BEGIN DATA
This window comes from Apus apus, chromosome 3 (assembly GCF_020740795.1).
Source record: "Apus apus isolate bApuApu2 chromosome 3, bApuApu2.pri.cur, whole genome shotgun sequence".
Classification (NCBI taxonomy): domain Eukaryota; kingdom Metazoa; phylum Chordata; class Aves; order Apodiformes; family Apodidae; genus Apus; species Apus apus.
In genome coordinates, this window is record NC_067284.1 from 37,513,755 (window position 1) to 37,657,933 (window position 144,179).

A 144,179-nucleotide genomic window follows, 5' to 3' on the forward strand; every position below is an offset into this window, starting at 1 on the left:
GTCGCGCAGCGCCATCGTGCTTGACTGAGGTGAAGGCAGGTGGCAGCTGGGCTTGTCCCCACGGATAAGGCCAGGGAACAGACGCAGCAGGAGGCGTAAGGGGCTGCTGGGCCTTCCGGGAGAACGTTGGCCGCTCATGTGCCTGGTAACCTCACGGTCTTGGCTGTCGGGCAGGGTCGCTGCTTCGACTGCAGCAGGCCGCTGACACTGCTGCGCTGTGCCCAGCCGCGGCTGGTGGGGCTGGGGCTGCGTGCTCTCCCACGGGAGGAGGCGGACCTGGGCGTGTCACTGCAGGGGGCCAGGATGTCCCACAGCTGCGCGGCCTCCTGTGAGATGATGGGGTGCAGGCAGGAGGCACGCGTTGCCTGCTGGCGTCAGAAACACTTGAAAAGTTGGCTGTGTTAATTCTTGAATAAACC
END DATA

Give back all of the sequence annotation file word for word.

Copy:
This window comes from Apus apus, chromosome 3 (assembly GCF_020740795.1).
Source record: "Apus apus isolate bApuApu2 chromosome 3, bApuApu2.pri.cur, whole genome shotgun sequence".
Classification (NCBI taxonomy): domain Eukaryota; kingdom Metazoa; phylum Chordata; class Aves; order Apodiformes; family Apodidae; genus Apus; species Apus apus.
In genome coordinates, this window is record NC_067284.1 from 37,513,755 (window position 1) to 37,657,933 (window position 144,179).

A 144,179-nucleotide genomic window follows, 5' to 3' on the forward strand; every position below is an offset into this window, starting at 1 on the left:
GTCGCGCAGCGCCATCGTGCTTGACTGAGGTGAAGGCAGGTGGCAGCTGGGCTTGTCCCCACGGATAAGGCCAGGGAACAGACGCAGCAGGAGGCGTAAGGGGCTGCTGGGCCTTCCGGGAGAACGTTGGCCGCTCATGTGCCTGGTAACCTCACGGTCTTGGCTGTCGGGCAGGGTCGCTGCTTCGACTGCAGCAGGCCGCTGACACTGCTGCGCTGTGCCCAGCCGCGGCTGGTGGGGCTGGGGCTGCGTGCTCTCCCACGGGAGGAGGCGGACCTGGGCGTGTCACTGCAGGGGGCCAGGATGTCCCACAGCTGCGCGGCCTCCTGTGAGATGATGGGGTGCAGGCAGGAGGCACGCGTTGCCTGCTGGCGTCAGAAACACTTGAAAAGTTGGCTGTGTTAATTCTTGAATAAACC